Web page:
Home Environmental Health and Safety Management Chapter 3: Hazard and Compliance Checklists

Chapter 3: Hazard and Compliance Checklists

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To manage risks, an important tool is to first identify hazards and that is completed with a Workplace Hazard Checklist.

The model WHS laws require duty holders, for example PCBU to manage WHS risks in the workplace. To manage risks, an important tool is to first identify hazards which can be done in the form of a Workplace Hazard Checklist.

The Workplace Hazard Checklist can take several forms, including:
• Overall Company Workplace Hazard and Compliance Checklist. This is an assessment of the WHS Management Plan, generally an audit of the system for compliance with regulations, and an action programme to fill compliance gaps in the System.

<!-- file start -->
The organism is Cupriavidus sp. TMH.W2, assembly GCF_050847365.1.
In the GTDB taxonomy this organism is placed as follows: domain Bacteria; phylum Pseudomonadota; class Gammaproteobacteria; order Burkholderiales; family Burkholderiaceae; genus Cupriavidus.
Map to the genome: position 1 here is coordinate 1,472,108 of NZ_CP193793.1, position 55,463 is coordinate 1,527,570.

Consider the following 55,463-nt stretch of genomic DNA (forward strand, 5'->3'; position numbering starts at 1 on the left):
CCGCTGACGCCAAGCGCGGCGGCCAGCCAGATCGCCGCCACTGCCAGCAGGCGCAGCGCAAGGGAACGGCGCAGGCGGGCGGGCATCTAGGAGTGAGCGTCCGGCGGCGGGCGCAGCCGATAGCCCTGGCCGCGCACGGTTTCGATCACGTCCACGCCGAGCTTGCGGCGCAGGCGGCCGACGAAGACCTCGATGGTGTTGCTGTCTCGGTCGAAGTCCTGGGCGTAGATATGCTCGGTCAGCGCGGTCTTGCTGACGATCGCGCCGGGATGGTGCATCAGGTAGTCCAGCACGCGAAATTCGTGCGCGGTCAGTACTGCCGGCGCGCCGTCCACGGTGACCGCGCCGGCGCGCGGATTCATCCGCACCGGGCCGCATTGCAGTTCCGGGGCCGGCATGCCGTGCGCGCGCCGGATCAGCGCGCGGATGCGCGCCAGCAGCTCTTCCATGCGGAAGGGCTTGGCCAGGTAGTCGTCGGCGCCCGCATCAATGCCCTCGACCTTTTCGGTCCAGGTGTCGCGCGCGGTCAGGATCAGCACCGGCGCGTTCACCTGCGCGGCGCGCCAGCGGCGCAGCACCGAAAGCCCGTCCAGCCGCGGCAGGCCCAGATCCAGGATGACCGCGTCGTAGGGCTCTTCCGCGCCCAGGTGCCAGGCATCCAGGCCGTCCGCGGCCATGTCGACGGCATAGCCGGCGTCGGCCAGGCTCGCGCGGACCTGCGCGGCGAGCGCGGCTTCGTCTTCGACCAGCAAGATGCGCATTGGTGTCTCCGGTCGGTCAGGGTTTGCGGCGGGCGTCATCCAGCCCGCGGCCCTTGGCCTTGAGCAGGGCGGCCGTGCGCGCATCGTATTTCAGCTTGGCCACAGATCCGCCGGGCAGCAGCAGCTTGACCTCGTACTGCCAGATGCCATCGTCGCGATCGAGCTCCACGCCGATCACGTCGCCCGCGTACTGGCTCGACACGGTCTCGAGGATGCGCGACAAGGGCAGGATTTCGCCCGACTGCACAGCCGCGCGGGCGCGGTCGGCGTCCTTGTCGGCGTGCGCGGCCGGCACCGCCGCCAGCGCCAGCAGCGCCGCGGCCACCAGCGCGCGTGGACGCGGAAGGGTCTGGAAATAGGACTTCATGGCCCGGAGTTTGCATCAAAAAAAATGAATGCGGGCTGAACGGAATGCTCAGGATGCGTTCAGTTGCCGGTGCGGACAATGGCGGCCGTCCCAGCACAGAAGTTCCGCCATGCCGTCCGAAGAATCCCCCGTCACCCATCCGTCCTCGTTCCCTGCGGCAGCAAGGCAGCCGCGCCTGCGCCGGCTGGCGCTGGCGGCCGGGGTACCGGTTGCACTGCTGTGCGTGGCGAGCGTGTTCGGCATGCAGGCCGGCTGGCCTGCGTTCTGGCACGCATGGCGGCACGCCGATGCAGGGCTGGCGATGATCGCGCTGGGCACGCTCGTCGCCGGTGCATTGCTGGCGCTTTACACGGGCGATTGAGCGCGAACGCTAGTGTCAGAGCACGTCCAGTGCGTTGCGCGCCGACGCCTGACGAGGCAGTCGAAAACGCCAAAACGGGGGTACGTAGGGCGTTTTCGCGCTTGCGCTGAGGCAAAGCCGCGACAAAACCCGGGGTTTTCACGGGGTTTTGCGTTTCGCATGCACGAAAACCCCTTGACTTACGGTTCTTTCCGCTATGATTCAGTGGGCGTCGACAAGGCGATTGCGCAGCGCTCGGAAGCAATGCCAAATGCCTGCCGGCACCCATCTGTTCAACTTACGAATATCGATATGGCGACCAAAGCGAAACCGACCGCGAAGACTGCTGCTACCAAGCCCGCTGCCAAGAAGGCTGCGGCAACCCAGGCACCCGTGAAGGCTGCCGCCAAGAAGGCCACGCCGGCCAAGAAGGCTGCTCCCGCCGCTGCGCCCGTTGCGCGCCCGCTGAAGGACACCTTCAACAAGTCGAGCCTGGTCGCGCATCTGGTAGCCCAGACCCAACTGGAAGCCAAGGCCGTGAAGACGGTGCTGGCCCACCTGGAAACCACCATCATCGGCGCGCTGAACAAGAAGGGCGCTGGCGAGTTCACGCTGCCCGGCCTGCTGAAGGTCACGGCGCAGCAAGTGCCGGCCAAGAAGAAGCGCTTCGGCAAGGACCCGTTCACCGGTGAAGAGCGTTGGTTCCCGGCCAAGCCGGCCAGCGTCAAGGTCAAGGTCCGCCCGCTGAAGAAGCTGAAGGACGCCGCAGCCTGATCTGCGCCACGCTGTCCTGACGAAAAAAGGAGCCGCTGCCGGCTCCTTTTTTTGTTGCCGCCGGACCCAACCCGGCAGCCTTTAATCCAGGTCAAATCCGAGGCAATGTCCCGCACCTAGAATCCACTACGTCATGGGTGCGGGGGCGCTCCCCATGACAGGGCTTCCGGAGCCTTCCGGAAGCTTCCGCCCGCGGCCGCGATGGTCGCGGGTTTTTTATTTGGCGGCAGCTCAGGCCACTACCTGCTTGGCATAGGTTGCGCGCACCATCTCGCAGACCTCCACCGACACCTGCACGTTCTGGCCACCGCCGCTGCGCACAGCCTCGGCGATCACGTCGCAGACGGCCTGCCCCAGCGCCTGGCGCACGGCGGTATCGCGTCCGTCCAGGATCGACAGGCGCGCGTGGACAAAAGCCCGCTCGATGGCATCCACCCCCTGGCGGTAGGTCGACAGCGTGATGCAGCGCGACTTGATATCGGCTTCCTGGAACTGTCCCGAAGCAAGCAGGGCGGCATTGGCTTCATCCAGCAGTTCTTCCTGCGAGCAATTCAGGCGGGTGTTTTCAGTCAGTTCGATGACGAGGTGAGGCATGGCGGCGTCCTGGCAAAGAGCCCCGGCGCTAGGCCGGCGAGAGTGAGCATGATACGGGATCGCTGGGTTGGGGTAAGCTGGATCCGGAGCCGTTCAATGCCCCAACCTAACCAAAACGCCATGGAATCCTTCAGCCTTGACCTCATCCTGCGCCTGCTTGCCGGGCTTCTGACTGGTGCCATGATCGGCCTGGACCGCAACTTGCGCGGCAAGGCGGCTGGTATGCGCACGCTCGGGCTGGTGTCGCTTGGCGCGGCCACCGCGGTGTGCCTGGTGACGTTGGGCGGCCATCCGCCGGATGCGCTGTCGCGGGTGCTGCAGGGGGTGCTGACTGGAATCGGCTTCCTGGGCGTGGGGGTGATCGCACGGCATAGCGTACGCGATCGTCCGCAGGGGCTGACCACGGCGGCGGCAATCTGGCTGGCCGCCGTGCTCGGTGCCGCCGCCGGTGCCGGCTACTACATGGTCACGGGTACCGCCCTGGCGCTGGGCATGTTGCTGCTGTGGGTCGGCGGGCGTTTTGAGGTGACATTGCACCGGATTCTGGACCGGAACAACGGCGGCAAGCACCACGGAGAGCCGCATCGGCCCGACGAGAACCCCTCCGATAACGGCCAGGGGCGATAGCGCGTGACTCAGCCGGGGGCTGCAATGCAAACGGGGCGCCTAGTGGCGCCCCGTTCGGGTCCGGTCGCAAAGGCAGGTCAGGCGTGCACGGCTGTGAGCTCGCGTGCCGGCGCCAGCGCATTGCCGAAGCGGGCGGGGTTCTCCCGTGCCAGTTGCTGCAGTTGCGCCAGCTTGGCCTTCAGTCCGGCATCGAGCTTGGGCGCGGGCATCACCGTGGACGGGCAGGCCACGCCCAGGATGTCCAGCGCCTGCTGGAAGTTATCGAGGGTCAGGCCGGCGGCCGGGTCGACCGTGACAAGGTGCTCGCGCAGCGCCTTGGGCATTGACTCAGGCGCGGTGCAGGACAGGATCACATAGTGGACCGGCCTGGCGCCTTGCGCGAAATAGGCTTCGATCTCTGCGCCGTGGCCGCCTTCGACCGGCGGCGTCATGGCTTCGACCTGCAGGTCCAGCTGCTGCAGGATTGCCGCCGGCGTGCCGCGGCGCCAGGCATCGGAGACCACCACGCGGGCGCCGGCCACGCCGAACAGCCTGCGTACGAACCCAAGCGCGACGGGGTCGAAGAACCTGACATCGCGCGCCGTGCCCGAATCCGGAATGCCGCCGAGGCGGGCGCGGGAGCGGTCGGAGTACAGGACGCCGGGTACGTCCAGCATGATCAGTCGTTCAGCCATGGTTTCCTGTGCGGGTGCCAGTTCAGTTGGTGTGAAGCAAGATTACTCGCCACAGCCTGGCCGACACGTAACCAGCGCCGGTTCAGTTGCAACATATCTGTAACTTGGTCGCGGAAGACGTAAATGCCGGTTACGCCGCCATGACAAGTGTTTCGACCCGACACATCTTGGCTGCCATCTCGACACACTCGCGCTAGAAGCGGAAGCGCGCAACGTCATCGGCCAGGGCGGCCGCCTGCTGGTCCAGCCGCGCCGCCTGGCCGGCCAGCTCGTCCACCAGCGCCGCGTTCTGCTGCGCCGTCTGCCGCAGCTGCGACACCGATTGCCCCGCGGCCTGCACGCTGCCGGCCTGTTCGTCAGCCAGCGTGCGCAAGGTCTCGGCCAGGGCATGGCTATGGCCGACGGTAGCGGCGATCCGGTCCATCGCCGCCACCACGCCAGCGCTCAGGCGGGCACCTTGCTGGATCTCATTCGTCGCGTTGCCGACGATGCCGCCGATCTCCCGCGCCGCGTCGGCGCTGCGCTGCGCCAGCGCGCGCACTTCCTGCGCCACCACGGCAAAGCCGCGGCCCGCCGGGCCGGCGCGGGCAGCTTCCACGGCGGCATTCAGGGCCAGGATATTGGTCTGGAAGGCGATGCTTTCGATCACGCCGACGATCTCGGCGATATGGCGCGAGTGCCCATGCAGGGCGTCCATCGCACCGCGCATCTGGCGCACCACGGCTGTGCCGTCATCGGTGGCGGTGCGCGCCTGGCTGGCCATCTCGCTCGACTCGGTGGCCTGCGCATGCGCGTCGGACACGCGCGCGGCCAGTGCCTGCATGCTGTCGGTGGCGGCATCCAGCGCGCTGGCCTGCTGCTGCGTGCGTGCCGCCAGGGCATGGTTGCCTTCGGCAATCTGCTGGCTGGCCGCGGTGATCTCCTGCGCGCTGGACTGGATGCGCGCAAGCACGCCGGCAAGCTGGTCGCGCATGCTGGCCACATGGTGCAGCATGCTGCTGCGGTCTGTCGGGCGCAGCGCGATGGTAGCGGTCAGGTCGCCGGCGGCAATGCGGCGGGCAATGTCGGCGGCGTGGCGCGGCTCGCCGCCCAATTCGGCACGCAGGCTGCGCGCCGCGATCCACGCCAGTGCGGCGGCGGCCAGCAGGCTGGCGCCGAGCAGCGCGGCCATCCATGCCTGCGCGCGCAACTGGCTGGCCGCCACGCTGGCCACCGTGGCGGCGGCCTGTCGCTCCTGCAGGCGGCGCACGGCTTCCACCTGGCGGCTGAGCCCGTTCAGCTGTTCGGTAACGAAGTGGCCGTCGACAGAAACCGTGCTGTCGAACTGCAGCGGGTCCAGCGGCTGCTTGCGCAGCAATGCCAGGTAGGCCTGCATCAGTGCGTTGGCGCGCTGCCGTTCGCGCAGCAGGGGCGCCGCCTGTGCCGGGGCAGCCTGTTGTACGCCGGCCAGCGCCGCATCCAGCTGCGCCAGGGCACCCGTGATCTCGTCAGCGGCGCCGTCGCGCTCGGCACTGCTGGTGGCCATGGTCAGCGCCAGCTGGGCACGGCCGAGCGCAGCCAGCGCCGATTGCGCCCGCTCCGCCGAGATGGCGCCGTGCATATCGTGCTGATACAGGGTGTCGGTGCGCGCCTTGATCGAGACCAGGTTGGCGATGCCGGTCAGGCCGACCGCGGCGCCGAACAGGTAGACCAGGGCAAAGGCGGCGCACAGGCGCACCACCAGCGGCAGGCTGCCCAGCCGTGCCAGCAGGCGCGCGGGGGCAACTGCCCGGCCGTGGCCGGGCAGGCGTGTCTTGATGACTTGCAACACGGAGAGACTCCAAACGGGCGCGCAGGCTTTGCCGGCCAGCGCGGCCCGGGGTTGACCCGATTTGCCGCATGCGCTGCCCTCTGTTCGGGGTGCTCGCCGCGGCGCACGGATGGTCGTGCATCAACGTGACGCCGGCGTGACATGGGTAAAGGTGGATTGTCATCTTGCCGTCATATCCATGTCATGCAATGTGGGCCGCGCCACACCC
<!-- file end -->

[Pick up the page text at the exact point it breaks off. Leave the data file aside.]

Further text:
• Workplace Site Inspection Checklist, or WHS Inspection Checklist (WHSIC), an initial inspection of specific worksites to identify hazards and establish controls to eliminate or mitigate risks involved. Follow-up inspections to be carried out daily, weekly or as conditions change on that site, and ensure hazards identified in previous inspections have been signed off as complete. This is required to be set up for each workplace site, based on standard checklist but revised to consider sitespecific conditions.

• Workplace Site Inspection Checklist for company base (eg office/workshop/ amenities, etc.) This checklist is not expected to change much, but workplace conditions need to be monitored to ensure safe working conditions are maintained.